Slowly but surely, a confidence and musical bravery began to take hold and blossom. If her first record was the fallout from a ravaged relationship, Van Etten’s latest album Tramp is the fullest musical extension of new positivity. The songs still deal with indecisiveness and weighty personal issues. But as songs like “Serpents” and “All I Can” build to powerful rocking anthems, there’s a grandiosity to Tramp that feels outright triumphant. Van Etten sings of newfound love, finding happiness and being okay in her own skin. Produced by The National’s Aaron Dessner, every song on Tramp has a rich palette of sounds that stretch Van Etten’s songwriting into new places, making her transfixing and winning vocal harmonies that much robust and stirring. But still at the heart is her distinct lyrical voice.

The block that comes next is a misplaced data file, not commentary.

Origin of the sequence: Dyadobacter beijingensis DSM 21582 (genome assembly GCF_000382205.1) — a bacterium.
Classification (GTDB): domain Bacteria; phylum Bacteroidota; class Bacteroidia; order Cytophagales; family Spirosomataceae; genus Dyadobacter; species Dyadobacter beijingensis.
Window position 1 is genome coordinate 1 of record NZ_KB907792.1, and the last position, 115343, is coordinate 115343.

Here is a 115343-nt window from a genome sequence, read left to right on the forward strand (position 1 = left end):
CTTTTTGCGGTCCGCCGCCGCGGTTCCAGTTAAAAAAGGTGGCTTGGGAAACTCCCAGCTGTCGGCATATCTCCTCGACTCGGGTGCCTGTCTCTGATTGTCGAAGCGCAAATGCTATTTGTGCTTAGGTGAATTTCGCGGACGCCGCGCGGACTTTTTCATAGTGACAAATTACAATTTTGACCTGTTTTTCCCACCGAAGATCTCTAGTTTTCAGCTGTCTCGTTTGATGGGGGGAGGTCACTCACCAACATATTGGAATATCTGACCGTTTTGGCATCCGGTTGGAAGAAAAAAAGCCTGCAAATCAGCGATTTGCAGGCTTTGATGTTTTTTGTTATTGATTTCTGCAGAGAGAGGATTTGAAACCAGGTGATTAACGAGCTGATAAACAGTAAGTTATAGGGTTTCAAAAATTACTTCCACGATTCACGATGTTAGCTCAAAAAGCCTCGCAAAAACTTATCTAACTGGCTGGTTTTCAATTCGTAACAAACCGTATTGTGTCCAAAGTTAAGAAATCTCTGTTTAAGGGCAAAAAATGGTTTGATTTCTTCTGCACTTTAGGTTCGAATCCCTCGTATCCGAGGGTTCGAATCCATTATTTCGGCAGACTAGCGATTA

This year has seen Sharon Van Etten and her excellent band play to bigger and bigger audiences, playing festivals and talk shows and culminating in a blowout victory lap concert at New York’s Town Hall featuring a lineup of friends and special guests. A perfect capper to this first act of Van Etten’s musical evolution, this wave of success could not been more well-deserved for anyone else out there.
4) CAT POWER, Sun
Sun feels like nothing Cat Power has ever done before, which is exactly what Chan Marshall needed. Apparently in the long gap of time between records, the elusive and often-troubled musician faced health and financial issues and inner turmoil. So when she finally returned to write new music, she scrapped an entire batch of songs after being told they sounded like the typical sad and wispy songs you might expect from Cat Power. Instead, Marshall reevaluated the kind of music she wanted to make and eventually wrote all new material. Incorporating electronics and densely layered vocals, these songs are fully-realized by Marshall, who plays every instrument and sings every note on the record. And thanks in part to some adventurous sound design assistance from French producer Philippe Zdar, Sun is a compelling album full of emotional pain and stirring beauty. And ultimately, it’s Cat Power’s best collection of songs yet.